was moving over the face of the waters." [Gen
"Earth" and "waters"
here indifferently mean that true nothingness, which is "without
form" and is "void". In the absence
of any vacuum, there was no free energy, so all was "darkness".
"And God said, 'Let there be light';
and there was light. And God saw that the light was good; and God separated
the light from the darkness." [Gen 1:3]
Energy (light) comes into being, in the context of a "separation" from
"And God said, 'Let there be a
firmament in the midst of the waters, and let it separate the waters
from the waters.'" [Gen 1:6]
Space (now "the waters") comes into being, in the context of a "separation".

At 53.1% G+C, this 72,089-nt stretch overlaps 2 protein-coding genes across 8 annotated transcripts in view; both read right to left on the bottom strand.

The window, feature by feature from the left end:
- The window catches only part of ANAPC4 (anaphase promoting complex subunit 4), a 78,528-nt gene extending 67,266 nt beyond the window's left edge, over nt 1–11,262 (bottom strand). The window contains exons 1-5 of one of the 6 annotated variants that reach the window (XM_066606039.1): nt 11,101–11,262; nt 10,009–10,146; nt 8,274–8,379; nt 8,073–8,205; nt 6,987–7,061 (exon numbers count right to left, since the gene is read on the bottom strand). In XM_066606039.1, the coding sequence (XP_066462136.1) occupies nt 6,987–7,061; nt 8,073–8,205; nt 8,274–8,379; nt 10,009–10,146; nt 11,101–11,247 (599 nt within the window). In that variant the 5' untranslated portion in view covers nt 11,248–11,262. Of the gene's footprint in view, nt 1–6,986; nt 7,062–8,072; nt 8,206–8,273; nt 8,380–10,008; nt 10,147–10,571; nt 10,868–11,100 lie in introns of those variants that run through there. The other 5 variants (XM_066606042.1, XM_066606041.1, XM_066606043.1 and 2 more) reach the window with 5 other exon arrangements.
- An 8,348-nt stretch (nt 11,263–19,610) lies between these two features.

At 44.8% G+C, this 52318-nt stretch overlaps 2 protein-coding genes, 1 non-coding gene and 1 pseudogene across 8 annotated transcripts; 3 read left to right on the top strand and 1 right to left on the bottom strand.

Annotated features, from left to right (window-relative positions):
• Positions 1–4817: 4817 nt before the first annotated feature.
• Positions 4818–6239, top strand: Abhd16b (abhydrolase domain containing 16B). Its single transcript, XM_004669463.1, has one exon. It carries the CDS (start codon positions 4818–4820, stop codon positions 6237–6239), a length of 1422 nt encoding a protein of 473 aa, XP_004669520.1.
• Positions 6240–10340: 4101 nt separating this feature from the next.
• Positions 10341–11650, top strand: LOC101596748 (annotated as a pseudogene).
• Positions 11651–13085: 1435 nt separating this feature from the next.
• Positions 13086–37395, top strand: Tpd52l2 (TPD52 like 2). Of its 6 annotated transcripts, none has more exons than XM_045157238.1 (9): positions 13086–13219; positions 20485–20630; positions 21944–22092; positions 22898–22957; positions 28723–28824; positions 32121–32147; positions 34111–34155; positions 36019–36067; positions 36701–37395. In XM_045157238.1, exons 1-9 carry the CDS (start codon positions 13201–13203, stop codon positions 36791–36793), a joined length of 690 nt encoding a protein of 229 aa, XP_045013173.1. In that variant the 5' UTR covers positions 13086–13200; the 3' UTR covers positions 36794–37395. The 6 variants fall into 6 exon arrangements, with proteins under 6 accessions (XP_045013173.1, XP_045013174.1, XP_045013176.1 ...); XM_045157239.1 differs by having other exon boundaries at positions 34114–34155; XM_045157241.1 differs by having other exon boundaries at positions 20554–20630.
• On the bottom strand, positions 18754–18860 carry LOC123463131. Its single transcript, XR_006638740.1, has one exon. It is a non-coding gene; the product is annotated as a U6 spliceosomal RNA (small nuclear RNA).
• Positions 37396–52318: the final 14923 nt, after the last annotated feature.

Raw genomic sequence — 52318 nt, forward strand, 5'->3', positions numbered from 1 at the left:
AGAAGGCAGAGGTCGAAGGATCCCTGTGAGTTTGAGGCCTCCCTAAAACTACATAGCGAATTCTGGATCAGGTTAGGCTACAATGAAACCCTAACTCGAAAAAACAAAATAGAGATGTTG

Mathematically, this whole affair is just one example of how continuity
and causality does not necessarily imply predictability. I have elsewhere
given an account of how non-linear chaotic behaviour breaks the link between
causality and determinism. Here, I would point out that all examples of
"spontaneous symmetry breaking" do too. Moreover there is a class of functions
f(x) = exp(- 1/x)
; x > 0
f(0) = 0
f(x) = 0
; x < 0
which are everywhere continuous and indefinitely smooth (infinitely differentiable)
and yet no amount of information gained about their behaviour in one subdomain
(here x < 0) yields any clue as to their behaviour in another subdomain
(here x > 0). Whenever such a function appears in physical theory (the
Airy function is a practical example) it signals the breakdown of determinism.
It may, for example, indicate a circumstance in which an indefinitely
small deviation from zero of some variable (such as the angle of inclination
of a pencil standing on its point) can grow to macroscopic size in a finite